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Wine Politics

2011 July 12
by Mike

On Monday, I posted a link to a story about the Paul Ryan wine flap. I’ve now written a short piece for Slate’s culture blog offering my take on the matter, including some thoughts on the wine at the center of the controversy.

Update: Susan Feinberg, the Rutgers University professor who confronted Ryan about the wine he was drinking, has now given her side of the story in an op-ed piece for the Newark Star-Ledger.

14 Responses leave one →
  1. November 23, 2013

    I really like your blog.. very nice colors & theme. Did you
    design this website yourself or did you hire someone to do
    it for you? Plz answer back as I’m looking to design my own blog and would like to know where u got
    this from. thanks a lot

  2. Jack Bulkin permalink
    August 22, 2011

    Paul has been exposed for his tax loophole hypocracy once again. Beer and wine distributors are at the top of his dollars received group. I guess he was bargaining for some more hedge fund loopholes over his off year Jayer.
    We are swirlling down the John as a Nation and guys like this are seen as heroes of the right.

  3. Robert Kacher permalink
    July 18, 2011

    Sounds like an old Clive Coates debate I had years ago…
    Stay well and have a great summer :-)

  4. July 15, 2011

    Bobby, thanks for stopping by. I’ve had a number of Jayer-Gilles wines over the years, and with all due respect, I’ve just never been overly impressed by what I’ve tasted. In my book, the domaine is indeed a middling producer.

    Apparently, Ryan paid a sufficient share of the bill that he can’t be charged with violating Congressional ethics laws. Since we do pay Ryan’s salary, we are on the hook for those wines, but that’s not something that particularly bothers me. What bothers me–and forgive me for getting political here for a moment–is what Ryan stands for.

  5. Bill Klapp permalink
    July 15, 2011

    Maybe so, Bobby, but Echezeaux, like Clos Vougeot, Corton and perhaps one or two other grand crus, should have been declassified to premier cru status a long time ago! The real issue here, it seems to me, is that somebody grossly overpaid for not one, but TWO, bottles of a middling Burgundy (sorry, don’t care who used to own the dirt; DRC’s Echezeaux and Grands Echezeaux are at the bottom of its grand cru quality scale year in and year out) from an off vintage. I don’t want people that dim printing money. Well, actually, I don’t want any of the corrupt, self-interested cabal that we call Congress anywhere near my tax dollars or the printing press!

  6. Robert Kacher permalink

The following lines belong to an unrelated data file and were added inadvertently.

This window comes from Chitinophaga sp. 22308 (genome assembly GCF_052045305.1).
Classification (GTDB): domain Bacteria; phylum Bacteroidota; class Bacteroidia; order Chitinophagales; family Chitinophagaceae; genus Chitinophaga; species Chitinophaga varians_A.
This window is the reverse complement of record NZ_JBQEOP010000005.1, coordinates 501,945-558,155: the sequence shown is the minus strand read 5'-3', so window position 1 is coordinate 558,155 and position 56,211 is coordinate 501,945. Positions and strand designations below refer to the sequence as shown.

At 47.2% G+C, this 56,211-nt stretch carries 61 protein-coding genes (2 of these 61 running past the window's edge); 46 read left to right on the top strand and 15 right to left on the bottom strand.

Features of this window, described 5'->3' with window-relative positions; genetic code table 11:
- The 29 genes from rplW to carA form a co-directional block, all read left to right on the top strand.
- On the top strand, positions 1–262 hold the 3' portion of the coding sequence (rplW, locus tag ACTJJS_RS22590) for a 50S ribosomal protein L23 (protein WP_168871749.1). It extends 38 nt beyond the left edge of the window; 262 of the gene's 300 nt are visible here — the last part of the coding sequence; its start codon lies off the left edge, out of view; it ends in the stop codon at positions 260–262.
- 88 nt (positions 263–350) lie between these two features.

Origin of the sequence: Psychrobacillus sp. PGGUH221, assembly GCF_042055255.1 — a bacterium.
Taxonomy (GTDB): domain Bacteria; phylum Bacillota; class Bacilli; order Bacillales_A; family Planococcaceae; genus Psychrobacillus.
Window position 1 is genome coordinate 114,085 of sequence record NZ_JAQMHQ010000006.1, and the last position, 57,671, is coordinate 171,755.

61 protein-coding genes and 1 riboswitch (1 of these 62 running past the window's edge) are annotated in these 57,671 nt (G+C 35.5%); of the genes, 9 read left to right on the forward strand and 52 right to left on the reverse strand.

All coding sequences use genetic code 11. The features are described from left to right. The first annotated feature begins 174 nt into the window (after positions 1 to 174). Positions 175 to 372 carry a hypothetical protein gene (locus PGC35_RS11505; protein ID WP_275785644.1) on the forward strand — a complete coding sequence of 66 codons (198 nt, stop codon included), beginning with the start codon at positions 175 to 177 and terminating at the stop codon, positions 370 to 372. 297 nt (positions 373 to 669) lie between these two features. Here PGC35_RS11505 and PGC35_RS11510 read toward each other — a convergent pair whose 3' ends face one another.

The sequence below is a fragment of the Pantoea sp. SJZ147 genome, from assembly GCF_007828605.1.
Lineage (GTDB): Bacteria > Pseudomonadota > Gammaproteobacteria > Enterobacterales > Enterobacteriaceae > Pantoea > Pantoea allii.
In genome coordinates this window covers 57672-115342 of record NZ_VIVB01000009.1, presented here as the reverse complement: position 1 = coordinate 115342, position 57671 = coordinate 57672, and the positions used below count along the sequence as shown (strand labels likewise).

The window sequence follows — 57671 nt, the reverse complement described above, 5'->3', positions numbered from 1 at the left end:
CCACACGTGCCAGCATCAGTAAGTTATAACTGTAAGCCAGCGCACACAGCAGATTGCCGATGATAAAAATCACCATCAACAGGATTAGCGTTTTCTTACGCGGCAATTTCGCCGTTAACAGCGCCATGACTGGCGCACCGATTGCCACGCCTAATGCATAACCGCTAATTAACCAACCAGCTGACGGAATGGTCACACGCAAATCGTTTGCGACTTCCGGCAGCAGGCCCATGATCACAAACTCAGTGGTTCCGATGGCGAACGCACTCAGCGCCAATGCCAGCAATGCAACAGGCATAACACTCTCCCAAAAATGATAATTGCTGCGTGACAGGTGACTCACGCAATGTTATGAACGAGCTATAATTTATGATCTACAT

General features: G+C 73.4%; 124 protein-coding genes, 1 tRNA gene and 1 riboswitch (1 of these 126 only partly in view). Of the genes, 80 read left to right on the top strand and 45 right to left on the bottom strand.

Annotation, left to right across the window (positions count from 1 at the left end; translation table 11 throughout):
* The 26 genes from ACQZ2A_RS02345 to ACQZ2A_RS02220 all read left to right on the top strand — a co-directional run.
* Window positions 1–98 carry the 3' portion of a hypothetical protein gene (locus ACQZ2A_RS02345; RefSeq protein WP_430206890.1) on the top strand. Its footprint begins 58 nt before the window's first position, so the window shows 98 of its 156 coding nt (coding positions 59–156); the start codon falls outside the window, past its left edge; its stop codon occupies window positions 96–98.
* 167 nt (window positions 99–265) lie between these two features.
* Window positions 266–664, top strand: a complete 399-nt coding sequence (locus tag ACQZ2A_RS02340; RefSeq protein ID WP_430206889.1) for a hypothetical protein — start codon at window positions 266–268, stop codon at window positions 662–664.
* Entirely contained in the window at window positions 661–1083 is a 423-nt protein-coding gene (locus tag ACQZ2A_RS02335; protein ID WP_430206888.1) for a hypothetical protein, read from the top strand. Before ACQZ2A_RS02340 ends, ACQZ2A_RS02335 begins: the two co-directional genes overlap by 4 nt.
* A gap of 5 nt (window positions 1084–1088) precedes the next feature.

July 14, 2011

    Too bad politicians have this kind of budget, and hopefully we taxpayers aren’t on the hook.
    On the otherhand, Domaine Jayer Gilles produces the finest Echezeaux made in Burgundy, and hardly is a middling producer. I know the family well and used to import their wines. This Echezeaux vineyard was the finest parcel owned by Romanee Conti and was sold to Rene Jayer in 1934,, as DRC needed funds to buy a final piece of La Tache.

    I can certainly see why we question these possible expense abuses, but I can’t question their taste in wine :-)

    Robert Kacher

  7. July 14, 2011

    Vraiment, Monsieur.
    I would not want to soil Mike’s site with a screed on politics beyond wine politics, but for your best insight, perhaps a snippet of 100 year old Irish poetry:

    Tournage et tournant dans le faucon de la violence ….,
    Les choses s’effondrent, le centre ne peut tenir … ..;
    Les meilleurs manquent de toute conviction, tandis que les pires
    Sont pleins d’intensité passionnée.

  8. mauss permalink
    July 13, 2011

    Thanks Dan : it appears that this is something dangerous :-)

  9. July 13, 2011

    Closest literally “ouverture de l’écart”.
    But with more meaning of désintégration.

  10. mauss permalink
    July 13, 2011

    Some one to translate that in french ?

  11. July 13, 2011

    “crumbling divide”
    Love it- so apt and so rich. A great addition to our Lexicon Jack!

  12. Jack Bulkin permalink
    July 13, 2011

    Paul Ryan can drink and pay whatever he chooses for wine, food, cars or any luxury, so long as it complies with the laws that restrict donations from lobbyists or contributors. That is his right as it is any non-elected citizen’s. However in the crumbling divide that is the USA, he is also fair game to the press that has the right to express what they deem to be hypocritical or excessive conduct or activities that flaunt in the face of those whose lives his suggested policies would alter.

  13. July 13, 2011

    Well, as you point out- he didn’t have a $350 bottle of wine; he had a $100 bottle for which somebody paid $350. But $50 or $500, I don’t care. Accomplished people are entitled to a rich life if they so choose. On the other side of the coin we have the hair shirt crowd, and among them for every Gandhi I’ll show you 1000 posers, and among them 100 crooks.

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